Album review: TIME GRID – Life




Open Your Eyes Records [Release date: 21.01.13]

Time Grid is French/Swiss prog metal band who have taken nearly a decade to realise their musical vision. ‘Life’ is by no means an unblemished slice of prog metal, but it’s an album full of conviction, fashioned against a background of changing band members, different studios and mixes etc. The end result is a prog metal crossover album that might gain them some new fans even if they do sometimes fall short of their own lofty ambitions.

Formed in 2001 by current members guitarist Steve Huber and drummer Remi Pussier, the current band fell into place in 2009 when they started work on an album that at its best impresses with confident playing but contains far too many impenetrable lyrics. At times they come close to the melodic sweep of say Erik Norlander Rocket Scientists but without the sophisticated production.

‘Life’ is a prog metal album in search of thematic substance. ‘Deceit’ is an opening duet that features Mathias Reusser and Laetitia Fontannaz. It’s played by a musically inspired band with great chops in search of a decent arrangement. Mathias’s vocals take over on a tale of power, domination and control, but he struggles with a poor mix and a hyper guitar line that ironically mirrors the song’s theme of domination.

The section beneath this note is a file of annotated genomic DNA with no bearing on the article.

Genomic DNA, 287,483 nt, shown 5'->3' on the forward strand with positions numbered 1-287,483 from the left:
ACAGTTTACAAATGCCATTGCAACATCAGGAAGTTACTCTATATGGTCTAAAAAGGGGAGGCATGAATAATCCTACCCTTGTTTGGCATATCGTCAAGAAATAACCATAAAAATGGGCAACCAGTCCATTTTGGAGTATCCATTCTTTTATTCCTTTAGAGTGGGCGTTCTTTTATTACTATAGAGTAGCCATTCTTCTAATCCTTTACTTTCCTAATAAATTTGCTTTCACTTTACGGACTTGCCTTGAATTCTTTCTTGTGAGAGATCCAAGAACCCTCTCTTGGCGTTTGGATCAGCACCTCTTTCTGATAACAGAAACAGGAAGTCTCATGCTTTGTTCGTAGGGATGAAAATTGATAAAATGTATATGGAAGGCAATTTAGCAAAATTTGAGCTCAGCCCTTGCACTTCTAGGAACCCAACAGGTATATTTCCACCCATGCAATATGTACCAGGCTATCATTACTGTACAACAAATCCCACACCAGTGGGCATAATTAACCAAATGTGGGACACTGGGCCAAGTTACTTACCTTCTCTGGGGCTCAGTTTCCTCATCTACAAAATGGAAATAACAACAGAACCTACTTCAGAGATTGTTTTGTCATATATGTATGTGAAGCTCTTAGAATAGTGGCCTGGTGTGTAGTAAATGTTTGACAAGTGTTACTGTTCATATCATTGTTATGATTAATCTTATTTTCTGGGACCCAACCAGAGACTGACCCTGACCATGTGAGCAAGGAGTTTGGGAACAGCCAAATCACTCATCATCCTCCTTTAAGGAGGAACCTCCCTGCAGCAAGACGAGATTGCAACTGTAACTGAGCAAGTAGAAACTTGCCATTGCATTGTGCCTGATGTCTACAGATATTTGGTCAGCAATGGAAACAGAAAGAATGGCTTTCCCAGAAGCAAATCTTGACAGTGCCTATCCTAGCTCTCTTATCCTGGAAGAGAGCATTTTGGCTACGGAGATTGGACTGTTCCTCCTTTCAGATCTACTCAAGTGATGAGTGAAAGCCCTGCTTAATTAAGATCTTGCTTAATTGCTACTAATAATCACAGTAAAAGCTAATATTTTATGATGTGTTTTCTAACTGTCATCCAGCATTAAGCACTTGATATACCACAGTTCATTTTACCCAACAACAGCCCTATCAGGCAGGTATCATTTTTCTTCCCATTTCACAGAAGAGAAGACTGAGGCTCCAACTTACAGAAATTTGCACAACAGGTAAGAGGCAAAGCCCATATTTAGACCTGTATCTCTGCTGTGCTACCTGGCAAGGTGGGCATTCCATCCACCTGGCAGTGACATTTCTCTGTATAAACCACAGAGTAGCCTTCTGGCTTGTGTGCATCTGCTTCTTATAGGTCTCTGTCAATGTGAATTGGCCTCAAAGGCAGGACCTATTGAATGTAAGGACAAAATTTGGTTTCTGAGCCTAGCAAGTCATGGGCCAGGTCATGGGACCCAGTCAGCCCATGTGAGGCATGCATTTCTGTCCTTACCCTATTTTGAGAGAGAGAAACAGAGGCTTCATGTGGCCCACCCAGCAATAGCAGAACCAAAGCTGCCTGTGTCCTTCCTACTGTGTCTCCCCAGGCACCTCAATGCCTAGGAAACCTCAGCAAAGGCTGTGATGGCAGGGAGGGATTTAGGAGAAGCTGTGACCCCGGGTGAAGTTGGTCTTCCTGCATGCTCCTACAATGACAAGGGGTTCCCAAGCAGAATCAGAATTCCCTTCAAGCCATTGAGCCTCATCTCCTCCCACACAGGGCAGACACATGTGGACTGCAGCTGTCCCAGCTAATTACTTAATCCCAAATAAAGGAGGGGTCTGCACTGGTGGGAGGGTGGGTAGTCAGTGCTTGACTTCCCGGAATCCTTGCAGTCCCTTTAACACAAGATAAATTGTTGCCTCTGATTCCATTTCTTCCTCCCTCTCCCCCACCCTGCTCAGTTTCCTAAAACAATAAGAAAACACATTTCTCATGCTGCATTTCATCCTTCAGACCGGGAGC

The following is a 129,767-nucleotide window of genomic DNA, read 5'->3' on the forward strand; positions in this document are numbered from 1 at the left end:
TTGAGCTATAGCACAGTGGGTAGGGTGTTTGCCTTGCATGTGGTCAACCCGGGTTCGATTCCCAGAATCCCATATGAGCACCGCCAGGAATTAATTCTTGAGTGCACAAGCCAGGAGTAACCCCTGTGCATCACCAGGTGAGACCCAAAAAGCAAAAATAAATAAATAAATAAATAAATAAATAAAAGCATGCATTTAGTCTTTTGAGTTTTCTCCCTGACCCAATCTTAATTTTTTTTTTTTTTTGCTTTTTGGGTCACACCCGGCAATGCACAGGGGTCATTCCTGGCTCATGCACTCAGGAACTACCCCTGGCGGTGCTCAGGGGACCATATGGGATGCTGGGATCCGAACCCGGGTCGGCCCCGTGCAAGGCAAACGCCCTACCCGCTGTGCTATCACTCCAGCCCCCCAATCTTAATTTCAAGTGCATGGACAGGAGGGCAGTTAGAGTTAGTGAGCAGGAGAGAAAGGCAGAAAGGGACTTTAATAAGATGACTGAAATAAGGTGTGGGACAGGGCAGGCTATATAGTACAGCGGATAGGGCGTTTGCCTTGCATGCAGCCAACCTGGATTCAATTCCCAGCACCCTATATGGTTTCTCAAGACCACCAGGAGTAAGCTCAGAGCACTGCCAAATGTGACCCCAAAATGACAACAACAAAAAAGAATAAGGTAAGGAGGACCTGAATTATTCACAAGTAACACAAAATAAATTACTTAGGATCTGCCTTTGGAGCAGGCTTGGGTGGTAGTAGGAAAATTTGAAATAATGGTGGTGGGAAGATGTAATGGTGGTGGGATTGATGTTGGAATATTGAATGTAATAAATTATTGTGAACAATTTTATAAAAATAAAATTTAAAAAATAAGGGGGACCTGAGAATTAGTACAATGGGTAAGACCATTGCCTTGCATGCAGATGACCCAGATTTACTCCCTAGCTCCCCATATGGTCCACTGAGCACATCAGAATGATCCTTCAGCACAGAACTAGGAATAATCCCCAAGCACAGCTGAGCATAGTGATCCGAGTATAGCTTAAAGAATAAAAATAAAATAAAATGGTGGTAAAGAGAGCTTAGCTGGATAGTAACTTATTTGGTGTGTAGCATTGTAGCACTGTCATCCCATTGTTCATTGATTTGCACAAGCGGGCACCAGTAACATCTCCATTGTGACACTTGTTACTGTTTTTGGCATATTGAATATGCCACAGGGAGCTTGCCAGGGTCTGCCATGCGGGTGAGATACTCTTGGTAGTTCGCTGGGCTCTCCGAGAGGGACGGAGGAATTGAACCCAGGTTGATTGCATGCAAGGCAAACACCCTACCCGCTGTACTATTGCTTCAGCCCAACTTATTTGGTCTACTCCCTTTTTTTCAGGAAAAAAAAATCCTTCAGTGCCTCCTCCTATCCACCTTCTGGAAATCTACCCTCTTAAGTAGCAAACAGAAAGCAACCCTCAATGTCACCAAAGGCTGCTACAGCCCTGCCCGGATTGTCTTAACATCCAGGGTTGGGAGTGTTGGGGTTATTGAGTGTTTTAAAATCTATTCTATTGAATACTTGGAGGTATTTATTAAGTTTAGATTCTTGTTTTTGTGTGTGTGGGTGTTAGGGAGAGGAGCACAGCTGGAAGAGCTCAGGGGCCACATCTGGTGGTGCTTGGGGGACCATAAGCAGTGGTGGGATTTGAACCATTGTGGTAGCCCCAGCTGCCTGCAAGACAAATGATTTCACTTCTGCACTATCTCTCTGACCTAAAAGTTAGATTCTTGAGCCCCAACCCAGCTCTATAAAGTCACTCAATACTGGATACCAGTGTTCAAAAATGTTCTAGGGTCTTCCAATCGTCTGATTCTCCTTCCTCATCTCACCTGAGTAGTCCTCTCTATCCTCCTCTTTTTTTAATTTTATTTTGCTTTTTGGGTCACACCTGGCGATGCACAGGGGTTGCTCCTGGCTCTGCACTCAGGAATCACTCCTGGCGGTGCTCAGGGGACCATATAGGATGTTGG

It’s the first of several issues on a patchy album that flatters to deceive. The incredible percussive break on ‘Deceit’ for example, leads to a sudden drop-down but the brief guitar shred sounds like a drop-in rather than a building block in musical progression.

‘Life’ has plenty of distorted guitar riffs, dazzling layered keyboards and synth squalls but the songs fail to match the band’s instrumental ability.  The heartfelt ‘Emptiness’ starts out as a duet and explodes into a complex melange of metal riffs, dazzling synths and an uplifting melody line, but it’s ultimately an overwrought piece that loose its way after mid section harmony vocal.

‘Me’ is a fairytale duet full of a quiet /loud dynamics on which the lyrical depth is lost in translation , while ‘Premices’ (sic) is an instrumental that ebbs and flows. It’s anchored by Remi Poussier percussive groove and is full of sharp riffs complex rhythmic shifts, and dazzling solos.

The band is at its best when they concentrate mainly on the music. On ‘Blind’ they benefit from a much better arrangement with contrasting vocal lines, a proggy feel and a flowing melody.  ’Zephir’ in contrast, is a piano/vocal-led poetic love song with lyrics that don’t quite achieve their intended meaning.

Perhaps like Procol Harum and King Crimson before them, Time Grid could do with an outside lyricist or at the least someone to elucidate a song’s meaning.

At times ‘Life’ sounds as if it’s trapped by a genre that is meant to be liberating. But if the concepts and themes aren’t strong enough to stand up to rigorous scrutiny, the music certainly does, with some sculptured melodies, layered keyboards and steely riffs that rise above shifting time changes.

There’s often too much going on, with the lack of clarity leading them down a musical cul-de-sac, but then they unexpectedly rise again with hard riffs, melodic motifs and a good use of dynamics.

‘Life’ is a patchwork quilt of music ideas and influences packed with plenty of melodies and intense solos to enjoy, but sometimes you have to dig a little deeper to find them. *** (3/5)

Review by Pete Feenstra

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